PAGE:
As jobless figures around the world are rocketing, are job creation projects supposed to sit and wait for better times? It might depend on whether you work on a ‘quick win’ or a ‘long-termist’ project.
The world around us is seismically different today than it was at the turn of the year. Globally, the forecasting ‘heavyweights’ anticipate significant job losses and very suppressed hiring behaviors in all but a few industry sub-sectors. The unemployment bureaus here have seen significant increases in people listed in the last two months. Recently conducted employer surveys indicate the lists will lengthen yet further.
I work at MarketMakers, a project of the Swiss Agency for Development Cooperation (SDC) implemented by Helvetas and Kolektiv, aimed at reducing the manifest youth unemployment in Bosnia & Herzegovina. With no vacancies and no companies hiring, I often get asked: ‘So, the project is not busy, right?’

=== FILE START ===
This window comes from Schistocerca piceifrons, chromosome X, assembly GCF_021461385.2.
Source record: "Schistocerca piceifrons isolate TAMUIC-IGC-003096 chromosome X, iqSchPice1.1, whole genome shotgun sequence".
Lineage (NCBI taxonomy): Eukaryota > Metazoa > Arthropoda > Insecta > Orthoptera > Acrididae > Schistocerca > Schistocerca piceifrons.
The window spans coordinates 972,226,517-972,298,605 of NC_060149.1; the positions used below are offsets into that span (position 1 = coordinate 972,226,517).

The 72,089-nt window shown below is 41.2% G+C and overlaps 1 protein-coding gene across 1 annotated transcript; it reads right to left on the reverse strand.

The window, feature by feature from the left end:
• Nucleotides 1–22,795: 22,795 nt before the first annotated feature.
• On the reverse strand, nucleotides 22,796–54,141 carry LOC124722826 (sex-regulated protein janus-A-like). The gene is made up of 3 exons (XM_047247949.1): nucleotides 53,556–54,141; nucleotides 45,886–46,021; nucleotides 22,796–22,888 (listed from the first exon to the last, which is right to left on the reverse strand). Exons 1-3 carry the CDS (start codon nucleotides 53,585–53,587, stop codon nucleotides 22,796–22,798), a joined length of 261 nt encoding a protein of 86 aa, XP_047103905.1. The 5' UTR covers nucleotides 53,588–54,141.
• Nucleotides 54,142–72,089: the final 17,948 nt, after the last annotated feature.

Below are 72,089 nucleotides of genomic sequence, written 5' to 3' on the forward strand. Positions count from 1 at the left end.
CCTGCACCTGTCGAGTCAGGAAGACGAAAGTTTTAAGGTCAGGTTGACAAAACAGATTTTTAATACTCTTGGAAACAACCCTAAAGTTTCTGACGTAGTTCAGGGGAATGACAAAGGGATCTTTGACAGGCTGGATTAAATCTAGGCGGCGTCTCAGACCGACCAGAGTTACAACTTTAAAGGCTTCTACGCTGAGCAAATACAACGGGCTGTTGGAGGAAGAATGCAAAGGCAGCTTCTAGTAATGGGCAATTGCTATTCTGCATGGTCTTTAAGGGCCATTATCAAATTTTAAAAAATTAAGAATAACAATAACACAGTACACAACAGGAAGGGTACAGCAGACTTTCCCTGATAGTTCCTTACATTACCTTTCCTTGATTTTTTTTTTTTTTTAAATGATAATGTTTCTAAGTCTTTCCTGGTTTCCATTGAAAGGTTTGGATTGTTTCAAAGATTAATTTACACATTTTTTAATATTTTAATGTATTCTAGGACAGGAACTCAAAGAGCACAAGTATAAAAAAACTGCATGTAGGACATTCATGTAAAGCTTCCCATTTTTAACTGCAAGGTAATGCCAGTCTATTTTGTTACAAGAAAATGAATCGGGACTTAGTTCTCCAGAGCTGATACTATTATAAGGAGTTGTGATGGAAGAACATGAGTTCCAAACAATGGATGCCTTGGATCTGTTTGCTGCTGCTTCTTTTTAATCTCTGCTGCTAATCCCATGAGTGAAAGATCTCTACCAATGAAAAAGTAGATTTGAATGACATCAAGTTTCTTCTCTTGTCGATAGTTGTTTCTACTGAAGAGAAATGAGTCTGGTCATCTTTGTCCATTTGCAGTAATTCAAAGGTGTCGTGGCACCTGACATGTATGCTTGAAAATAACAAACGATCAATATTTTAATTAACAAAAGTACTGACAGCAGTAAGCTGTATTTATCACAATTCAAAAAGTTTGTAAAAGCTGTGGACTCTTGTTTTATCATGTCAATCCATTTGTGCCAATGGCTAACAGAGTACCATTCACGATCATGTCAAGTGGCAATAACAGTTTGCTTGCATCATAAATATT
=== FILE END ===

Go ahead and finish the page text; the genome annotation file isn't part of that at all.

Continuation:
Not quite. I will explain why.
Future orientation: managing the 'present bias'
We are a job creation project that seeks to create vacancies via a blend of long-termist growth-oriented changes in how systems serve employers and entrepreneurs. Right now, it is this long-termism, that is keeping us busy. In my opinion, it is always the right time to be working on future-oriented endeavors and the need for systems that themselves produce, uphold and improve growth-oriented services, policies, and regulations may soon be in even greater demand.
If we weren't mandated to focus on creating new vacancies, but instead only to fill existing vacancies – then we might be less busy now. If companies are not hiring now, then there are no new recruits to find and train now. Projects that are only oriented towards 'quick win' vacancy-filling activities with private sector partners are therefore likely to be somewhat stopped in their tracks. Not to bore readers but, in measurement terms, such an approach is typically associated with displacing investees' own resources and produces limited/no additionality. In other words, the same or a similar employment result would often materialize irrespective of the project's subsidies and involvement.